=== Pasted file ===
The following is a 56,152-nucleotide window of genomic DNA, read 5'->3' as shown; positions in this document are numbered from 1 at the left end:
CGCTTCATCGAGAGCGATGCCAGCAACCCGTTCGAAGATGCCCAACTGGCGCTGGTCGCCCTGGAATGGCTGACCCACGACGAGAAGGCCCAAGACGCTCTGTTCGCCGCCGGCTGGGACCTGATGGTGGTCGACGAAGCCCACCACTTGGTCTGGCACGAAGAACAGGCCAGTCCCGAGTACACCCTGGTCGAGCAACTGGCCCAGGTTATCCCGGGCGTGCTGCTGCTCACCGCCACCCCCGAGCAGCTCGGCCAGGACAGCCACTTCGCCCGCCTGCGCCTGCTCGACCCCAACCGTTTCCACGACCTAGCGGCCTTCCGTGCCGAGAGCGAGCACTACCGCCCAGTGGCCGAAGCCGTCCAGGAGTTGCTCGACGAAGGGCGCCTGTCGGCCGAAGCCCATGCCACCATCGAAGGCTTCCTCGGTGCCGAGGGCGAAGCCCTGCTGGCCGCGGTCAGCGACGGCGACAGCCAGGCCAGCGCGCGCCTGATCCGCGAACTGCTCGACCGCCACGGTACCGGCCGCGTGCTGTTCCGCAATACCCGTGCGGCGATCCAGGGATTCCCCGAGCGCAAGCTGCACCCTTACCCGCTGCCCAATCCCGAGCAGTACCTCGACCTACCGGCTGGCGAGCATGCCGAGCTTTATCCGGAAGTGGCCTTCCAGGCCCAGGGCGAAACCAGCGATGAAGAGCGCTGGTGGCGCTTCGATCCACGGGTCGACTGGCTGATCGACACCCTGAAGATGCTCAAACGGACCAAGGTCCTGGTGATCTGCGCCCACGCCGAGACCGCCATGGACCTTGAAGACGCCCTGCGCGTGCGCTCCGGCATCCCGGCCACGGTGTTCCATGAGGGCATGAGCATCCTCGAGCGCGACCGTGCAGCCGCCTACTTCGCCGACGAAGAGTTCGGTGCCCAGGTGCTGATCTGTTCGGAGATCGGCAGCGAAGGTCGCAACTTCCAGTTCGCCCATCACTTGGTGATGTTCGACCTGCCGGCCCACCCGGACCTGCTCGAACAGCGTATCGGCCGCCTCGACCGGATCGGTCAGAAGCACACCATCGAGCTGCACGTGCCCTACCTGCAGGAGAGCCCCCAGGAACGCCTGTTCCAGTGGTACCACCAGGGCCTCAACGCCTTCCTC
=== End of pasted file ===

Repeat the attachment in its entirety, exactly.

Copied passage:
The following is a 56,152-nucleotide window of genomic DNA, read 5'->3' as shown; positions in this document are numbered from 1 at the left end:
CGCTTCATCGAGAGCGATGCCAGCAACCCGTTCGAAGATGCCCAACTGGCGCTGGTCGCCCTGGAATGGCTGACCCACGACGAGAAGGCCCAAGACGCTCTGTTCGCCGCCGGCTGGGACCTGATGGTGGTCGACGAAGCCCACCACTTGGTCTGGCACGAAGAACAGGCCAGTCCCGAGTACACCCTGGTCGAGCAACTGGCCCAGGTTATCCCGGGCGTGCTGCTGCTCACCGCCACCCCCGAGCAGCTCGGCCAGGACAGCCACTTCGCCCGCCTGCGCCTGCTCGACCCCAACCGTTTCCACGACCTAGCGGCCTTCCGTGCCGAGAGCGAGCACTACCGCCCAGTGGCCGAAGCCGTCCAGGAGTTGCTCGACGAAGGGCGCCTGTCGGCCGAAGCCCATGCCACCATCGAAGGCTTCCTCGGTGCCGAGGGCGAAGCCCTGCTGGCCGCGGTCAGCGACGGCGACAGCCAGGCCAGCGCGCGCCTGATCCGCGAACTGCTCGACCGCCACGGTACCGGCCGCGTGCTGTTCCGCAATACCCGTGCGGCGATCCAGGGATTCCCCGAGCGCAAGCTGCACCCTTACCCGCTGCCCAATCCCGAGCAGTACCTCGACCTACCGGCTGGCGAGCATGCCGAGCTTTATCCGGAAGTGGCCTTCCAGGCCCAGGGCGAAACCAGCGATGAAGAGCGCTGGTGGCGCTTCGATCCACGGGTCGACTGGCTGATCGACACCCTGAAGATGCTCAAACGGACCAAGGTCCTGGTGATCTGCGCCCACGCCGAGACCGCCATGGACCTTGAAGACGCCCTGCGCGTGCGCTCCGGCATCCCGGCCACGGTGTTCCATGAGGGCATGAGCATCCTCGAGCGCGACCGTGCAGCCGCCTACTTCGCCGACGAAGAGTTCGGTGCCCAGGTGCTGATCTGTTCGGAGATCGGCAGCGAAGGTCGCAACTTCCAGTTCGCCCATCACTTGGTGATGTTCGACCTGCCGGCCCACCCGGACCTGCTCGAACAGCGTATCGGCCGCCTCGACCGGATCGGTCAGAAGCACACCATCGAGCTGCACGTGCCCTACCTGCAGGAGAGCCCCCAGGAACGCCTGTTCCAGTGGTACCACCAGGGCCTCAACGCCTTCCTC